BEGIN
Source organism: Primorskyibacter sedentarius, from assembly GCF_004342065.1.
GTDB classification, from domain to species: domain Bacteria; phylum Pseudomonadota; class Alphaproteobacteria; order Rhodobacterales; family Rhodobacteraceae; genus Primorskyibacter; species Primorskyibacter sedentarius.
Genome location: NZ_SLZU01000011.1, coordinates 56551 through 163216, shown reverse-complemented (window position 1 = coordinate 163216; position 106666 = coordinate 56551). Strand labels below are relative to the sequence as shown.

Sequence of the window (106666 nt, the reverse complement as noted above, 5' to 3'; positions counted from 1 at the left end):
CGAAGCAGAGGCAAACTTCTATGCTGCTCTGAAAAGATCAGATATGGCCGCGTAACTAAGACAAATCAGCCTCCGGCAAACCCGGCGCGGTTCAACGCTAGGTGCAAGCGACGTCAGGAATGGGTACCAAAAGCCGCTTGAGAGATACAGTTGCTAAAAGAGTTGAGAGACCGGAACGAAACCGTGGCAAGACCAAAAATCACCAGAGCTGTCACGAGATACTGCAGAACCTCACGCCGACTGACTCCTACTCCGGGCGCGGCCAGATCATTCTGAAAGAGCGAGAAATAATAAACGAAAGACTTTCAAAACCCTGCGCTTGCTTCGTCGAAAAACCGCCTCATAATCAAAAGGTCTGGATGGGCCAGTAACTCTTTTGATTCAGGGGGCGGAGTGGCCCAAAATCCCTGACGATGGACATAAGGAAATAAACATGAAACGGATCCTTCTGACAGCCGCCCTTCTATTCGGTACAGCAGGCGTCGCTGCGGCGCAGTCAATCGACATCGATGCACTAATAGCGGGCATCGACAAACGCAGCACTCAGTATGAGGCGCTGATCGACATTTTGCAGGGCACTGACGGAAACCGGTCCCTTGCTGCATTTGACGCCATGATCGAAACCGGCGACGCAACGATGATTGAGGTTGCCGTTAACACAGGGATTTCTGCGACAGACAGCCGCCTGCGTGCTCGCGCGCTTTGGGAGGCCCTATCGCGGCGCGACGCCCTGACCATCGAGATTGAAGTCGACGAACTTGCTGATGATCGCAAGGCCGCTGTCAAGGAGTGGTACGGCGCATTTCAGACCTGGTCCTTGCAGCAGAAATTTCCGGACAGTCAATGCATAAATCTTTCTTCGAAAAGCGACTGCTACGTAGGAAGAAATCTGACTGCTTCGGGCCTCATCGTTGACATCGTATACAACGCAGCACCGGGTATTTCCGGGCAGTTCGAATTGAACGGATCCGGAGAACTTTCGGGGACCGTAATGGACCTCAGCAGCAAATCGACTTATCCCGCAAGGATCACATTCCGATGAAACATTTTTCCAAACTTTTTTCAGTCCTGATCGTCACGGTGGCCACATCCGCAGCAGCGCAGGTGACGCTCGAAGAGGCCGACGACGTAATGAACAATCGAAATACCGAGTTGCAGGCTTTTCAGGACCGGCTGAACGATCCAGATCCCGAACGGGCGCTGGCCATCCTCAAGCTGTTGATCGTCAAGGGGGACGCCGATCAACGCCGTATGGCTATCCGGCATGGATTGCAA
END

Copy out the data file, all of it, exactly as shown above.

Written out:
Source organism: Primorskyibacter sedentarius, from assembly GCF_004342065.1.
GTDB classification, from domain to species: domain Bacteria; phylum Pseudomonadota; class Alphaproteobacteria; order Rhodobacterales; family Rhodobacteraceae; genus Primorskyibacter; species Primorskyibacter sedentarius.
Genome location: NZ_SLZU01000011.1, coordinates 56551 through 163216, shown reverse-complemented (window position 1 = coordinate 163216; position 106666 = coordinate 56551). Strand labels below are relative to the sequence as shown.

Sequence of the window (106666 nt, the reverse complement as noted above, 5' to 3'; positions counted from 1 at the left end):
CGAAGCAGAGGCAAACTTCTATGCTGCTCTGAAAAGATCAGATATGGCCGCGTAACTAAGACAAATCAGCCTCCGGCAAACCCGGCGCGGTTCAACGCTAGGTGCAAGCGACGTCAGGAATGGGTACCAAAAGCCGCTTGAGAGATACAGTTGCTAAAAGAGTTGAGAGACCGGAACGAAACCGTGGCAAGACCAAAAATCACCAGAGCTGTCACGAGATACTGCAGAACCTCACGCCGACTGACTCCTACTCCGGGCGCGGCCAGATCATTCTGAAAGAGCGAGAAATAATAAACGAAAGACTTTCAAAACCCTGCGCTTGCTTCGTCGAAAAACCGCCTCATAATCAAAAGGTCTGGATGGGCCAGTAACTCTTTTGATTCAGGGGGCGGAGTGGCCCAAAATCCCTGACGATGGACATAAGGAAATAAACATGAAACGGATCCTTCTGACAGCCGCCCTTCTATTCGGTACAGCAGGCGTCGCTGCGGCGCAGTCAATCGACATCGATGCACTAATAGCGGGCATCGACAAACGCAGCACTCAGTATGAGGCGCTGATCGACATTTTGCAGGGCACTGACGGAAACCGGTCCCTTGCTGCATTTGACGCCATGATCGAAACCGGCGACGCAACGATGATTGAGGTTGCCGTTAACACAGGGATTTCTGCGACAGACAGCCGCCTGCGTGCTCGCGCGCTTTGGGAGGCCCTATCGCGGCGCGACGCCCTGACCATCGAGATTGAAGTCGACGAACTTGCTGATGATCGCAAGGCCGCTGTCAAGGAGTGGTACGGCGCATTTCAGACCTGGTCCTTGCAGCAGAAATTTCCGGACAGTCAATGCATAAATCTTTCTTCGAAAAGCGACTGCTACGTAGGAAGAAATCTGACTGCTTCGGGCCTCATCGTTGACATCGTATACAACGCAGCACCGGGTATTTCCGGGCAGTTCGAATTGAACGGATCCGGAGAACTTTCGGGGACCGTAATGGACCTCAGCAGCAAATCGACTTATCCCGCAAGGATCACATTCCGATGAAACATTTTTCCAAACTTTTTTCAGTCCTGATCGTCACGGTGGCCACATCCGCAGCAGCGCAGGTGACGCTCGAAGAGGCCGACGACGTAATGAACAATCGAAATACCGAGTTGCAGGCTTTTCAGGACCGGCTGAACGATCCAGATCCCGAACGGGCGCTGGCCATCCTCAAGCTGTTGATCGTCAAGGGGGACGCCGATCAACGCCGTATGGCTATCCGGCATGGATTGCAA